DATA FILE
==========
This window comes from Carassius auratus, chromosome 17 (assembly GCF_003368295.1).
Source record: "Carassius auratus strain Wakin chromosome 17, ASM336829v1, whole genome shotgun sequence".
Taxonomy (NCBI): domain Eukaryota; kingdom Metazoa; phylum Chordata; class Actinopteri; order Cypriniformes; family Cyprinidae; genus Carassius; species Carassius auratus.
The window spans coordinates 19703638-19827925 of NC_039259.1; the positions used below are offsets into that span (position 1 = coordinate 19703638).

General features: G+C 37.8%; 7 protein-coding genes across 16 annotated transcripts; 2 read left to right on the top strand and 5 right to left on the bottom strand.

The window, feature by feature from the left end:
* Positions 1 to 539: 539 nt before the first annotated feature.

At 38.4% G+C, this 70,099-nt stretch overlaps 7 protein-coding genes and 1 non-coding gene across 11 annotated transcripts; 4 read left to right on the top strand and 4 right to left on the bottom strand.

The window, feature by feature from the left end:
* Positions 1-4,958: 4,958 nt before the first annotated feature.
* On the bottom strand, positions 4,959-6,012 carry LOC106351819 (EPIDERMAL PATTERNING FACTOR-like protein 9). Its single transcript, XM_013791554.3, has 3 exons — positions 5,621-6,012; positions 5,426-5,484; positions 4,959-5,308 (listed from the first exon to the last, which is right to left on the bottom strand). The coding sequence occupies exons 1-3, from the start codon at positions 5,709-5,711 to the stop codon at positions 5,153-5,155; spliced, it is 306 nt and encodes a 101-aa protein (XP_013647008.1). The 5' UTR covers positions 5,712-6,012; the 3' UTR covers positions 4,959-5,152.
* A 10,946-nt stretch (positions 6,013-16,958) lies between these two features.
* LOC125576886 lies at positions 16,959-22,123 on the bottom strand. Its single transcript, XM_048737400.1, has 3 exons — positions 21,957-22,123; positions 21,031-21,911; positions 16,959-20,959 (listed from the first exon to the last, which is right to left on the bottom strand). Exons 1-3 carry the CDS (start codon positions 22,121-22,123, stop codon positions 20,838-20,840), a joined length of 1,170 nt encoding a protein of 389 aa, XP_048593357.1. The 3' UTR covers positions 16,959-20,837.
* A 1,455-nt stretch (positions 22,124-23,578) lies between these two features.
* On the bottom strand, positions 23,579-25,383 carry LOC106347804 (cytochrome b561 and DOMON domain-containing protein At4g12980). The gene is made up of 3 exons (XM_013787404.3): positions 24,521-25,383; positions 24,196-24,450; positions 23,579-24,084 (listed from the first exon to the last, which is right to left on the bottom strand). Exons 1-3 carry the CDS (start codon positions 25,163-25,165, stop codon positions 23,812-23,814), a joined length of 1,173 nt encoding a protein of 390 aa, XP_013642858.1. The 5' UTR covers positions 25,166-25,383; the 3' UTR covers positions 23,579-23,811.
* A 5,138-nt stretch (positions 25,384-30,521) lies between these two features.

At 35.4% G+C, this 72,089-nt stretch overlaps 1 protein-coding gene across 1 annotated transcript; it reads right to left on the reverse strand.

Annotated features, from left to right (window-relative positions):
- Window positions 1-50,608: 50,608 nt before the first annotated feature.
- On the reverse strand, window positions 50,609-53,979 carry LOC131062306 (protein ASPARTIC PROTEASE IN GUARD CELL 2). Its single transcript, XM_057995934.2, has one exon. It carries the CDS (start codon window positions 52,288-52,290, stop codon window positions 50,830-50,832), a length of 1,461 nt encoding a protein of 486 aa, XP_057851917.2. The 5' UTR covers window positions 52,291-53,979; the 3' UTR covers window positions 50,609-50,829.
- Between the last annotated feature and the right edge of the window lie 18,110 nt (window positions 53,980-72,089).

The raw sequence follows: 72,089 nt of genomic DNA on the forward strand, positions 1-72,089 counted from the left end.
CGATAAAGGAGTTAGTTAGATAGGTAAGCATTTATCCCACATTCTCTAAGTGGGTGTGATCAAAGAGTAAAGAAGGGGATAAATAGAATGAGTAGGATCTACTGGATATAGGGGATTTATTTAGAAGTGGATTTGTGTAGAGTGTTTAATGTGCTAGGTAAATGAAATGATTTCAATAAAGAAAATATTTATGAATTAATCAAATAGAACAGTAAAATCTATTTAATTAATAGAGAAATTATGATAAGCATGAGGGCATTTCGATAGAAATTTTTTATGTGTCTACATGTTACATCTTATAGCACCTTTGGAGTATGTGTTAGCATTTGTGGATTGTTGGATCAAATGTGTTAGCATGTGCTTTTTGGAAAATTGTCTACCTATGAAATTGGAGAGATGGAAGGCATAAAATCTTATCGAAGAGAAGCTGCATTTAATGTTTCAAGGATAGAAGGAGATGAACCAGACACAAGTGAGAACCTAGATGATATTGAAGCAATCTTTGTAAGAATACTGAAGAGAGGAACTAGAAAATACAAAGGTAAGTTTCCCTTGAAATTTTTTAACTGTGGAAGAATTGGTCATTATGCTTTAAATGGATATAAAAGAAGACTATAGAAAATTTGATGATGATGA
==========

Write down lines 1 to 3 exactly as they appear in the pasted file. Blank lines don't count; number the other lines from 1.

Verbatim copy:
This window comes from Carassius auratus, chromosome 17 (assembly GCF_003368295.1).
Source record: "Carassius auratus strain Wakin chromosome 17, ASM336829v1, whole genome shotgun sequence".
Taxonomy (NCBI): domain Eukaryota; kingdom Metazoa; phylum Chordata; class Actinopteri; order Cypriniformes; family Cyprinidae; genus Carassius; species Carassius auratus.